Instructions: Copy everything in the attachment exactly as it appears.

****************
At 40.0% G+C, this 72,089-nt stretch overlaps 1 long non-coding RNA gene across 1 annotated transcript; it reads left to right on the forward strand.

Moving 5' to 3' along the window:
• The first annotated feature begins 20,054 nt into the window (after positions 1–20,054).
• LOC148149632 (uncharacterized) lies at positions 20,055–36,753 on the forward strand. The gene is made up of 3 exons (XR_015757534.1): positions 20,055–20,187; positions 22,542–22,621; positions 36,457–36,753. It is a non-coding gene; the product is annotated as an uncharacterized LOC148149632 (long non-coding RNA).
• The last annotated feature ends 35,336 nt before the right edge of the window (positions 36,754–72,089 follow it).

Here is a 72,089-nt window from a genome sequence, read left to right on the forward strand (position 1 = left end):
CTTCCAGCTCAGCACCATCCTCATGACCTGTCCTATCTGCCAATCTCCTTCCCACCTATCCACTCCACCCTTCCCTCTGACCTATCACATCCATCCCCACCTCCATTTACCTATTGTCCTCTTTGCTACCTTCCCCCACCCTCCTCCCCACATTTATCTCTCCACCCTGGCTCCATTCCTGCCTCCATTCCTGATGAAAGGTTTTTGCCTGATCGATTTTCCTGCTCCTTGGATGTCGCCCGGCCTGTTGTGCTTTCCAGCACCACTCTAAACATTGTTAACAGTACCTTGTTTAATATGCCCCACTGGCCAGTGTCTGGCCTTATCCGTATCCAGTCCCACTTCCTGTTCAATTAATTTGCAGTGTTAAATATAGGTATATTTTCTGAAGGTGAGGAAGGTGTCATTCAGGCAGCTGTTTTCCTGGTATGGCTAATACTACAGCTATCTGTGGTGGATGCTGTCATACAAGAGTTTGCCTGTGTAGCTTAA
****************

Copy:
At 40.0% G+C, this 72,089-nt stretch overlaps 1 long non-coding RNA gene across 1 annotated transcript; it reads left to right on the forward strand.

Moving 5' to 3' along the window:
• The first annotated feature begins 20,054 nt into the window (after positions 1–20,054).
• LOC148149632 (uncharacterized) lies at positions 20,055–36,753 on the forward strand. The gene is made up of 3 exons (XR_015757534.1): positions 20,055–20,187; positions 22,542–22,621; positions 36,457–36,753. It is a non-coding gene; the product is annotated as an uncharacterized LOC148149632 (long non-coding RNA).
• The last annotated feature ends 35,336 nt before the right edge of the window (positions 36,754–72,089 follow it).

Here is a 72,089-nt window from a genome sequence, read left to right on the forward strand (position 1 = left end):
CTTCCAGCTCAGCACCATCCTCATGACCTGTCCTATCTGCCAATCTCCTTCCCACCTATCCACTCCACCCTTCCCTCTGACCTATCACATCCATCCCCACCTCCATTTACCTATTGTCCTCTTTGCTACCTTCCCCCACCCTCCTCCCCACATTTATCTCTCCACCCTGGCTCCATTCCTGCCTCCATTCCTGATGAAAGGTTTTTGCCTGATCGATTTTCCTGCTCCTTGGATGTCGCCCGGCCTGTTGTGCTTTCCAGCACCACTCTAAACATTGTTAACAGTACCTTGTTTAATATGCCCCACTGGCCAGTGTCTGGCCTTATCCGTATCCAGTCCCACTTCCTGTTCAATTAATTTGCAGTGTTAAATATAGGTATATTTTCTGAAGGTGAGGAAGGTGTCATTCAGGCAGCTGTTTTCCTGGTATGGCTAATACTACAGCTATCTGTGGTGGATGCTGTCATACAAGAGTTTGCCTGTGTAGCTTAA